Boris Johnson says 'of course' he will be Prime Minister tomorrow - as pressure grows on Tory leader
The Prime Minister asserted his confidence in a speech at Westminster
Prime Minister Boris Johnson has said that “of course” he will be Prime Minister on Thursday.
The Prime Minister was questioned at the Liaison Committee by SNP MP Angus Brendan MacNeil about his future in No 10.
He declined to speculate, telling the committee that he would not give a “running commentary” on his career.
Boris Johnson maintained his positive outlook saying he was having a “terrific” week, despite an onslaught of Tory resignations in the previous 24 hours.
Labour MP Darren Jones asked the Prime Minister at the Commons Liaison Committee: “How’s your week going?”
Mr Johnson replied, suppressing a smile: “Terrific, like many others.”
But the Prime Minister declined to be drawn on suggestions Levelling-Up Secretary Michael Gove asked him to resign on Wednesday morning.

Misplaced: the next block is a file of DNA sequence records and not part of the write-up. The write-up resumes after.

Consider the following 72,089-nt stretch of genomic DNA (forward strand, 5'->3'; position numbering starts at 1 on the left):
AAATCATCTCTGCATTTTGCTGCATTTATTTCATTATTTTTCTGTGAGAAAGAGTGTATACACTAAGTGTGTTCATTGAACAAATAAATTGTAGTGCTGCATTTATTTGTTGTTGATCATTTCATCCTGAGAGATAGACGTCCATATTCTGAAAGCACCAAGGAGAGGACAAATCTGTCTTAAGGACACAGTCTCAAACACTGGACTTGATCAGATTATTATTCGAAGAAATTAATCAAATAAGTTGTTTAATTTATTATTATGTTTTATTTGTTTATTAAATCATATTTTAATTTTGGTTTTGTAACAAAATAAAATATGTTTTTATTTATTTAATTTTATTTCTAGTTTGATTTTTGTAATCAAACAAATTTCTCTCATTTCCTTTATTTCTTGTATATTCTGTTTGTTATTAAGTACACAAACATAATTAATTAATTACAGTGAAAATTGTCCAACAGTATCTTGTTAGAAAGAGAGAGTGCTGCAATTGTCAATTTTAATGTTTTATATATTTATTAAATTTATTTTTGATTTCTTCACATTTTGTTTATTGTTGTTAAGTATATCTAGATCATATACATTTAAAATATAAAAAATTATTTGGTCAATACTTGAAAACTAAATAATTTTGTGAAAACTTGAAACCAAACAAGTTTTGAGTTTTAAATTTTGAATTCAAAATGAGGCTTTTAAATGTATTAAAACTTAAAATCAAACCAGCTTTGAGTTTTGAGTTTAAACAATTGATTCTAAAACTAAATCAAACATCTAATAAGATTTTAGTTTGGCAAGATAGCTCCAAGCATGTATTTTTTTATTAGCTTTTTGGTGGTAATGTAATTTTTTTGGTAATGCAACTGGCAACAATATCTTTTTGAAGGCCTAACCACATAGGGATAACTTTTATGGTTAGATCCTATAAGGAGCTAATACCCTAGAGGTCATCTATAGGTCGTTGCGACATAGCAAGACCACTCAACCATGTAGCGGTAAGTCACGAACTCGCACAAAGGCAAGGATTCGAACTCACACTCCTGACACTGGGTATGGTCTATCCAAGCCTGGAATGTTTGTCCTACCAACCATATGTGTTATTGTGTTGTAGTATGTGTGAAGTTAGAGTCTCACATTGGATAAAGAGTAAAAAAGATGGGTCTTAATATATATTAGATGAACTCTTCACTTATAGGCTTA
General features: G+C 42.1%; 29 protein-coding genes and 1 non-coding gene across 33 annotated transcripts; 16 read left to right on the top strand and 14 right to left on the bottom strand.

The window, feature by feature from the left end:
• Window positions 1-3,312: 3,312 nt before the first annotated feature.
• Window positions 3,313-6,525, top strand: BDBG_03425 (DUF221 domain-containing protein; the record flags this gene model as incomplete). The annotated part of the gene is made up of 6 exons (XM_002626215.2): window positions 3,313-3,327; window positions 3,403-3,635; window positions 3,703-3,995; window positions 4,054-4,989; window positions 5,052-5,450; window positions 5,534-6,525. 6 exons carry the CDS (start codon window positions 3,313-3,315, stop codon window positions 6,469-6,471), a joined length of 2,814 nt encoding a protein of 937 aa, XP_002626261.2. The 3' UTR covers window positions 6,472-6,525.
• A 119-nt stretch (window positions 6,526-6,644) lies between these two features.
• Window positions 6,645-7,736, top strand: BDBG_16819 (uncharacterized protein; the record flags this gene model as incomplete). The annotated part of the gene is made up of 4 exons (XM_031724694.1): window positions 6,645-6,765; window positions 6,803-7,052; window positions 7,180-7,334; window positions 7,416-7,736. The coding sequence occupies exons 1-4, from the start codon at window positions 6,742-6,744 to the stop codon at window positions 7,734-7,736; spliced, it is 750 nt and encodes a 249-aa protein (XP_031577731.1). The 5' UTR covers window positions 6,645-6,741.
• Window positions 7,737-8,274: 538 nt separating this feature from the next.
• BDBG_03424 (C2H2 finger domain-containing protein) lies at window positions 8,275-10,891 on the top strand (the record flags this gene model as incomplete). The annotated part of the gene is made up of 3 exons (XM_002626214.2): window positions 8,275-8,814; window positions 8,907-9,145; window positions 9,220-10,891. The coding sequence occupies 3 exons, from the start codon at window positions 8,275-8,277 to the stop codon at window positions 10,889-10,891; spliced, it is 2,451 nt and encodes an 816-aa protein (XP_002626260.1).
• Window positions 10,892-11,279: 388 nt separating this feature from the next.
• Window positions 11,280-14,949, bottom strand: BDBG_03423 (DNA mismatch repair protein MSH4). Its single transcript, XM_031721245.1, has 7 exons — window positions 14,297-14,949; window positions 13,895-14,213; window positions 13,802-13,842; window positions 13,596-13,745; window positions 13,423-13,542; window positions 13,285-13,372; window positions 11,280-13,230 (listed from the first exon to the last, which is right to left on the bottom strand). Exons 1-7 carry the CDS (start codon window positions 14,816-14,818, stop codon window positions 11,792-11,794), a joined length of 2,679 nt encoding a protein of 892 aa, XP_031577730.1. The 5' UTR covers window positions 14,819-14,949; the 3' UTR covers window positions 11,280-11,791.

“I’m here to talk about what the Government is doing,” Mr Johnson said.
“I’m not going to give a running commentary on politic events.”
The Government is “certainly” focusing on the issues that matter, the Prime Minister said when asked about ministerial resignations during a cost-of-living crisis.
Welsh Affairs Select Committee chairman Stephen Crabb told the Liaison Committee: “Do you accept Prime Minister and forgive me for asking, at a time of such economic crisis for the country, for many families up and down the country, that what the country needs is a Government with the very best team, the very best of focus, absolutely squarely focused on tackling these issues and when you see, Prime Minister, people like John Glen, leaving Government, people like Kemi Badenoch, people like Neil O’Brien, one of the intellectual architects of levelling up, do you not feel Prime Minister the very ability, capacity of this Government to address these enormous overhanging issues is deteriorating as we speak?”
The Prime Minister replied: “The Government is certainly focusing on the issues that matter, and today we are cutting taxes for everybody, about £330 for 30 million people.”